2002 Denver Annual Meeting (October 27-30, 2002)

Paper No. 2
Presentation Time: 2:00 PM


PARKER, William G., CLEMENTS, Sue, WOODY, Daniel T. and BEPPLER-DORN, Karen, Division of Resource Management, Petrified Forest National Park, P.O. Box 2217, Petrified Forest, AZ 86028, William_Parker@nps.gov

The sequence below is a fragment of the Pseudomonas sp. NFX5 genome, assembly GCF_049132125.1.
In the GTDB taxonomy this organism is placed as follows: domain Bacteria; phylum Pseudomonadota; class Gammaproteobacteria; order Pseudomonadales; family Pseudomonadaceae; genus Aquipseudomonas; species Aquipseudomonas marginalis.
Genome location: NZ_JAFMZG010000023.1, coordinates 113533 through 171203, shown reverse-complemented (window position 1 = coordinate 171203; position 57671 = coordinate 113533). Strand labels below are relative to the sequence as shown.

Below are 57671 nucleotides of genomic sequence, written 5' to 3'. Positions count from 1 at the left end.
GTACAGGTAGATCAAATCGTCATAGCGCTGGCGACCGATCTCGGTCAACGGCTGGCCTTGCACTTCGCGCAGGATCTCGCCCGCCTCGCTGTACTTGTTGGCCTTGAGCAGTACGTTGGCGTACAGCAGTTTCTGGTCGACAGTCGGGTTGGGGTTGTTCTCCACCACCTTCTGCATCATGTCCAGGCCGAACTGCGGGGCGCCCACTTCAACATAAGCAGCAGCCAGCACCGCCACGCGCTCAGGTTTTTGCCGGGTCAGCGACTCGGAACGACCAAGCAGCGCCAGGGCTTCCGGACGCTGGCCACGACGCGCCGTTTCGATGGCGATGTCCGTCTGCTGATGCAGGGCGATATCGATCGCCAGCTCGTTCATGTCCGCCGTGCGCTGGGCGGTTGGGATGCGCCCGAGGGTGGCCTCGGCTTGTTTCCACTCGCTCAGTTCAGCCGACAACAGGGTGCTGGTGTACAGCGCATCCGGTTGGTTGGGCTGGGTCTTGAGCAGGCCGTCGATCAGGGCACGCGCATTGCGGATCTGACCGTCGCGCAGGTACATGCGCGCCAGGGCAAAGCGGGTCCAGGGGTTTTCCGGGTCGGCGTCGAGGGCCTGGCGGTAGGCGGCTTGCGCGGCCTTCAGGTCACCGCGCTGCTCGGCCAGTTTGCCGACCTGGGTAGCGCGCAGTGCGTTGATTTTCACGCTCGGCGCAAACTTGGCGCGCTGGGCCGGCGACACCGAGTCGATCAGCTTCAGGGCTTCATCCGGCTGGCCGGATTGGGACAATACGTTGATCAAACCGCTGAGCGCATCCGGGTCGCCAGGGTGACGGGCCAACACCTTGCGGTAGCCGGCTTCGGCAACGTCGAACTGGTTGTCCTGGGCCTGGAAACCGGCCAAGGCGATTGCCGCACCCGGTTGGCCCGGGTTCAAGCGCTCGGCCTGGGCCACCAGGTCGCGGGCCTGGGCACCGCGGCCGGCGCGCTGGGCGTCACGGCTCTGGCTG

Petrified Forest National Park in northeastern Arizona is renowned for its vast deposits of fossilized wood from the late Triassic Period. Just as important, however, are the numerous leaf, invertebrate, vertebrate and trace fossil sites that occur within the park sediments. The combination of the vast geological and fossil data from the park provides researchers and visitors with a unique glimpse into an ecosystem from 220 million years ago. Eighty years of paleontological research has resulted in the discovery of hundreds of fossil sites including over 250 vertebrate sites. Unfortunately most of the locality data for these sites is either ambiguous or nonexistent. Since its inception in May of 2001, a paleontological inventory has resulted in the relocation and documentation of over 80, or 30% of the vertebrate sites. Site documentation includes photographs, specimen information, stratigraphic and geological information, as well as global positioning data. The purpose of this inventory is to create a working database for resource management decisions and ongoing paleontological research and to establish protocol for future, periodic monitoring of fossil sites. In addition, this project will provide the basis for establishment of a future paleontological resource management plan for the park. As a result of the inventory, 25 new vertebrate localities have been discovered with several important vertebrate specimens being salvaged. These finds include two partial phytosaur skeletons, a small sphenosuchian, and most notably a very rare, relatively complete aetosaur skeleton that is only the second collected to date from Arizona. Future plans involve preparation and publication of these specimens to disseminate scientific information and to increase visitor awareness of the paleontological resources from the park.